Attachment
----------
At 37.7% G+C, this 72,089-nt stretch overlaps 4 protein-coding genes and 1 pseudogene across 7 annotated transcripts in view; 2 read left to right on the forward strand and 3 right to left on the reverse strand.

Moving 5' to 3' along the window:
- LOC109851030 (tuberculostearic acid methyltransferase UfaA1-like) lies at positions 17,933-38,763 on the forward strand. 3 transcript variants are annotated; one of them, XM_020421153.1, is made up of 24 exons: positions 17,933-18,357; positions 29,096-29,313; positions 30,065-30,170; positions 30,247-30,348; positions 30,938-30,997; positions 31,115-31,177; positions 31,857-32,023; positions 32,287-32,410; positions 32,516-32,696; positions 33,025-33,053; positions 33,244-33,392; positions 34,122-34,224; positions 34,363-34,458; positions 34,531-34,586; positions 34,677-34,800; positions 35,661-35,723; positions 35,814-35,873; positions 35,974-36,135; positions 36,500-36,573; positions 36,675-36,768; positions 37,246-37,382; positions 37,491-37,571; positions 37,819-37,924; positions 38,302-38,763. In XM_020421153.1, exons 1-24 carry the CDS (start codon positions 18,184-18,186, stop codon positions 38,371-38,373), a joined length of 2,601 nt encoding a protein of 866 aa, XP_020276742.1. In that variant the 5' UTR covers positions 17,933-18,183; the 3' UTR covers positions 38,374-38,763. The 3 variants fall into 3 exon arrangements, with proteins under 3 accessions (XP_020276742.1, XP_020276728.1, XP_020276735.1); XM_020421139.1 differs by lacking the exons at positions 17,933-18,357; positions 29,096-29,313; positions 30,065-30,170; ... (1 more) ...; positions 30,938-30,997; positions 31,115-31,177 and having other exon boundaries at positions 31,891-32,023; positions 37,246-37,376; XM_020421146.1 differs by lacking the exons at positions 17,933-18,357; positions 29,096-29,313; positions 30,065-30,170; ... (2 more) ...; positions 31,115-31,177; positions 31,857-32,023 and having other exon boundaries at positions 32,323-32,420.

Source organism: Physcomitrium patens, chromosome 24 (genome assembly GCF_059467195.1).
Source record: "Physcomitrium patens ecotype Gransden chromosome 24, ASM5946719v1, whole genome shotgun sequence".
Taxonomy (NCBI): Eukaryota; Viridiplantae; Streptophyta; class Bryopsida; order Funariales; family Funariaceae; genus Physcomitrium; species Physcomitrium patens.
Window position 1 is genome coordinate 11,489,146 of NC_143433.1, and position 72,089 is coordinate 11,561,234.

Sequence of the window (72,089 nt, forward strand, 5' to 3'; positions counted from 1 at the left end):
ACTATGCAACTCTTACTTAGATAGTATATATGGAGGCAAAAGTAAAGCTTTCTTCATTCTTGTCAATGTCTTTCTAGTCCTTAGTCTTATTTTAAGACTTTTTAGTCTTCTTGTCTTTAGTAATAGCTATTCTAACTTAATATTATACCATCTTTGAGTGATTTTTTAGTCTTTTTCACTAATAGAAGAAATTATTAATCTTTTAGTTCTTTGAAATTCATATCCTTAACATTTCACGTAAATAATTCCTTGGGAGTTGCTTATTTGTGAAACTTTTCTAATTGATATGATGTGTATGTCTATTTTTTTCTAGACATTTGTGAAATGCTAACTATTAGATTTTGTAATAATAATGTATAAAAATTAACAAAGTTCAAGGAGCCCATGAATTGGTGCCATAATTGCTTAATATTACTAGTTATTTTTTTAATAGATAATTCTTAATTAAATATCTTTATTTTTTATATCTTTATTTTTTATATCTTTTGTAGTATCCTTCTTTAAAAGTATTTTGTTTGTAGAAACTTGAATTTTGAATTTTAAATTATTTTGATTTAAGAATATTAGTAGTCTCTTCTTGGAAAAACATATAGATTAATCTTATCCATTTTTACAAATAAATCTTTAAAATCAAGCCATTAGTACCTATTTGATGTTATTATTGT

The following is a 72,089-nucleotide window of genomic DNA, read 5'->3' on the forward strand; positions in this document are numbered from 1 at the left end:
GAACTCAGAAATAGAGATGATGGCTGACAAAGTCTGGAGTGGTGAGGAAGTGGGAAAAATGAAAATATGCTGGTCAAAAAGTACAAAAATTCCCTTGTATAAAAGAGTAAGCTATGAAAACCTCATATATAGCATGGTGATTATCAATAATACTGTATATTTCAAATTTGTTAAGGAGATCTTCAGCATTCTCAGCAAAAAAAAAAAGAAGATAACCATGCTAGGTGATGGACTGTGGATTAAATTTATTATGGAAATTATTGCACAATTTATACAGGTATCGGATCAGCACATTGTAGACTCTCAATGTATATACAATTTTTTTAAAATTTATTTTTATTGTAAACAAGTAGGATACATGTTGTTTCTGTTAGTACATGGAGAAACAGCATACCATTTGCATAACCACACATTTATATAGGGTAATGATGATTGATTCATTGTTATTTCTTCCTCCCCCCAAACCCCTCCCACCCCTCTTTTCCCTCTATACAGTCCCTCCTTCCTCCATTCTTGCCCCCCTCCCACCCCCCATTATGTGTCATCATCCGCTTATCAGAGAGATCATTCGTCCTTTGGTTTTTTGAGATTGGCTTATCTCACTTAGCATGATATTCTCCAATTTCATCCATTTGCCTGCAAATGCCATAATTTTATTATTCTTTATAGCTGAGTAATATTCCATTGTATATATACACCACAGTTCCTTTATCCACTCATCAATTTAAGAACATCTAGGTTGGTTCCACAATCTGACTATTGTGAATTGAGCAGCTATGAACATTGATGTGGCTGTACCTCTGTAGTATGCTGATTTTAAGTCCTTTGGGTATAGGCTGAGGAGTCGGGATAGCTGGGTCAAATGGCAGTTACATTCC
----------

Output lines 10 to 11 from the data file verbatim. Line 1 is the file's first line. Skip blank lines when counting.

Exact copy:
The following is a 72,089-nucleotide window of genomic DNA, read 5'->3' on the forward strand; positions in this document are numbered from 1 at the left end:
GAACTCAGAAATAGAGATGATGGCTGACAAAGTCTGGAGTGGTGAGGAAGTGGGAAAAATGAAAATATGCTGGTCAAAAAGTACAAAAATTCCCTTGTATAAAAGAGTAAGCTATGAAAACCTCATATATAGCATGGTGATTATCAATAATACTGTATATTTCAAATTTGTTAAGGAGATCTTCAGCATTCTCAGCAAAAAAAAAAAGAAGATAACCATGCTAGGTGATGGACTGTGGATTAAATTTATTATGGAAATTATTGCACAATTTATACAGGTATCGGATCAGCACATTGTAGACTCTCAATGTATATACAATTTTTTTAAAATTTATTTTTATTGTAAACAAGTAGGATACATGTTGTTTCTGTTAGTACATGGAGAAACAGCATACCATTTGCATAACCACACATTTATATAGGGTAATGATGATTGATTCATTGTTATTTCTTCCTCCCCCCAAACCCCTCCCACCCCTCTTTTCCCTCTATACAGTCCCTCCTTCCTCCATTCTTGCCCCCCTCCCACCCCCCATTATGTGTCATCATCCGCTTATCAGAGAGATCATTCGTCCTTTGGTTTTTTGAGATTGGCTTATCTCACTTAGCATGATATTCTCCAATTTCATCCATTTGCCTGCAAATGCCATAATTTTATTATTCTTTATAGCTGAGTAATATTCCATTGTATATATACACCACAGTTCCTTTATCCACTCATCAATTTAAGAACATCTAGGTTGGTTCCACAATCTGACTATTGTGAATTGAGCAGCTATGAACATTGATGTGGCTGTACCTCTGTAGTATGCTGATTTTAAGTCCTTTGGGTATAGGCTGAGGAGTCGGGATAGCTGGGTCAAATGGCAGTTACATTCC